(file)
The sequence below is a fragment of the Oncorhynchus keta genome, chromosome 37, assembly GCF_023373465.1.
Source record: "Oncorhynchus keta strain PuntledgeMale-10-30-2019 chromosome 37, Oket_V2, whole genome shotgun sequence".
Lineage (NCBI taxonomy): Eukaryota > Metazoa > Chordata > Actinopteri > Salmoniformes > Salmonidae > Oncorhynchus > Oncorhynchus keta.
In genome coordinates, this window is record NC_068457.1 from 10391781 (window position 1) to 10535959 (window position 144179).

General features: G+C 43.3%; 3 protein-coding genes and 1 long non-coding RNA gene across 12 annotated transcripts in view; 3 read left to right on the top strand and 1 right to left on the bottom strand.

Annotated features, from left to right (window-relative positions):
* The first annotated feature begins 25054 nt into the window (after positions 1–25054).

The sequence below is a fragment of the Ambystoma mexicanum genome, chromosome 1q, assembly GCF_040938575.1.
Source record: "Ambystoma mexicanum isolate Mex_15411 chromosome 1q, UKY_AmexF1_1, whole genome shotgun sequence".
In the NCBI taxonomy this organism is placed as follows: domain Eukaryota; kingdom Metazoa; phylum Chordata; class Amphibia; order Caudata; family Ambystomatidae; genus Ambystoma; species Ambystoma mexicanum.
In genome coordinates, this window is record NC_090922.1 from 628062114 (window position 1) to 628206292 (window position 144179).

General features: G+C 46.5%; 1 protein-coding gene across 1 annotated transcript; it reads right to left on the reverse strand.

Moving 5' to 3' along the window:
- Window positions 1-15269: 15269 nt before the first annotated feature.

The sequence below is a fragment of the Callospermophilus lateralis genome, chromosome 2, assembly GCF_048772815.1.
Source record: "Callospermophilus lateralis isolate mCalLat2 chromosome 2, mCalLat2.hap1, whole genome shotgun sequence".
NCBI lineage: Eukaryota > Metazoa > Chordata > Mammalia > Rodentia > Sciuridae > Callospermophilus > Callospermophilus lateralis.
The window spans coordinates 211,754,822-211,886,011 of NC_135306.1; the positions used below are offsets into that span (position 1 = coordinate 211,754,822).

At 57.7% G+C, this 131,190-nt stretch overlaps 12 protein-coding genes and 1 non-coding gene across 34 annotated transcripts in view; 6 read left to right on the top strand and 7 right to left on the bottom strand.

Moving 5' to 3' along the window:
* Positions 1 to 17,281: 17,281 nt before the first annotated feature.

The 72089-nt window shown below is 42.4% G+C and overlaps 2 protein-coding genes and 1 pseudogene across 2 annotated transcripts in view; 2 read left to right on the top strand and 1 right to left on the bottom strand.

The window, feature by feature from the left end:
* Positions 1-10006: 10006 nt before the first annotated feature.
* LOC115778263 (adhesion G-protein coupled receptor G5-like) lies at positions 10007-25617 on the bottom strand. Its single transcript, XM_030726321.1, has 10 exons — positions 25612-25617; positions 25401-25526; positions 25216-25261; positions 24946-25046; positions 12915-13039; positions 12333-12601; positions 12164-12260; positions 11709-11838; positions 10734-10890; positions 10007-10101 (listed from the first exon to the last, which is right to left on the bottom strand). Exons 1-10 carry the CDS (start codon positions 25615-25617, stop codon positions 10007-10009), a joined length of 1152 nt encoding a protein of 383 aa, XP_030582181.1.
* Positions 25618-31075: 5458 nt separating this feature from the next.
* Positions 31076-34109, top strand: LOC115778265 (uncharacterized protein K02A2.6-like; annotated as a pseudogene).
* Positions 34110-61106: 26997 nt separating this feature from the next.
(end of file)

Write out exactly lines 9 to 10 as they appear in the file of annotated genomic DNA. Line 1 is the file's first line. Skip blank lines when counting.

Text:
Source record: "Ambystoma mexicanum isolate Mex_15411 chromosome 1q, UKY_AmexF1_1, whole genome shotgun sequence".
In the NCBI taxonomy this organism is placed as follows: domain Eukaryota; kingdom Metazoa; phylum Chordata; class Amphibia; order Caudata; family Ambystomatidae; genus Ambystoma; species Ambystoma mexicanum.